ATLANTA — The kid grew up shooting threes on 10 acres near Louisville, the Kentucky sky his backdrop. He couldn’t imagine playing anywhere else but his hometown university, the one he’d watched and cheered for all his life.
“It was just a dream to come play for them. I just chased my dream,” Tim Henderson said.
His other option? Indiana University Southeast.
Henderson — a junior walk-on — was the one keeping the Cardinals in Saturday night’s national semifinal at the Georgia Dome when things began to look dire. Louisville trailed Wichita State by 12 points with 13 minutes to go when Henderson hit.
The first 3-pointer seemed shaky. He wasn’t sure it would go in. It did. The next, 42 seconds later, felt “perfect, right away,” as Henderson said. Louisville was suddenly down by just 6 points, having regrouped. The Cardinals pulled out a 72-68 win that remained in doubt until the final seconds.
“The players said they weren’t surprised about him making those back-to-back threes,” coach Rick Pitino said. “I was shocked. Not shocked that he made ’em, just that he had the gumption to take them.”
Louisville needed Henderson in the wake of the injury to guard Kevin Ware last Sunday. Pitino had said on Thursday, “He’s got to do the best job he can do.”
“It just hurt,” Cleanthony Early, who led the Shockers with 24 points and 10 rebounds, said of Henderson’s threes. “We had a defensive plan to just be in the gaps and force them to shoot those shots. They just happened to knock them down.”
For Louisville, it was time to take advantage. It was their moment.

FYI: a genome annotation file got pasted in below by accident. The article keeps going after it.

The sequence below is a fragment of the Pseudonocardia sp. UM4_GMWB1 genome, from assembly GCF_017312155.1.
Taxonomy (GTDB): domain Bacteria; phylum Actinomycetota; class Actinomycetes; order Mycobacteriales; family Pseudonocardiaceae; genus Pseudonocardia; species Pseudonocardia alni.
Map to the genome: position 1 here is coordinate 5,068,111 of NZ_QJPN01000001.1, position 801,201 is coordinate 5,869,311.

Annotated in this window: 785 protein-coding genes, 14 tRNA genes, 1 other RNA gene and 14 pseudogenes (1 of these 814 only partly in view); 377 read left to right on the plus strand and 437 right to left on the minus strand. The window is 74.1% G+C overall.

“Once he hit those shots, I knew this was it,” Luke Hancock said. “We were going to make our run now or it wasn’t going to happen.”
Hancock, who scored 14 of his 20 points in the second half, and Henderson helped rally Louisville when Wichita State and the Georgia Dome and the nation had started to believe that the ninth-seeded Shockers might be able to beat the Cardinals (34-5).
Up until that point, the Shockers had barely made a mistake, going 26 minutes without a turnover against a team that feeds off them. Wichita State was playing exactly the way it needed to in order to beat Louisville — until it all unraveled. With 6:43 to go the Shockers had committed just four turnovers. They finished with 11.
“It’s tough being able to deal with our pressure, trying to guard us at the same time,” Ware said. “It takes a toll. When they started turning it over, when they were really turning it over consistently, we smelled blood in the water.”
Even after losing that 12-point advantage, Wichita State (30-9) still had a chance. There were less than 10 seconds to go when Hancock missed a free throw with his team up by 3. Wichita State’s Ron Baker got the rebound, but Hancock got a hand on the ball. A quick whistle resulted in a jump ball, and the possession arrow favored the Cardinals.
“I was forced to dribble the ball because I lost my balance,” Baker said. “I thought the ball was loose before the whistle was blown.”
Louisville had fought its way back into the game by using its press and its talent, even with Peyton Siva doing a disappearing act for much of the contest. Despite foul trouble — Russ Smith picked up an early three, Gorgui Dieng an early four — Louisville stayed aggressive in the face of Wichita State’s attack.
“They do that to everyone,” Wichita State coach Gregg Marshall said. “We were looking really good there for 32 minutes or whatever it was. We just needed to be a little more secure with the ball.”
Louisville needed some help at the foul line from Smith, an 82 percent free throw shooter in the regular season who had missed his first four foul shots of the game. He made two with 45 seconds to go, two more with 30 ticks left, and one final shot to go up 4 with five seconds left. Smith finished with 21 points.
That was all that Louisville would need. Henderson, the hometown kid forced into service after Ware broke his leg, is headed for one more game this season, a chance to help his team in the national title game Monday night against Michigan.
“I can’t put it into words,” Henderson said. “It hasn’t hit me yet.”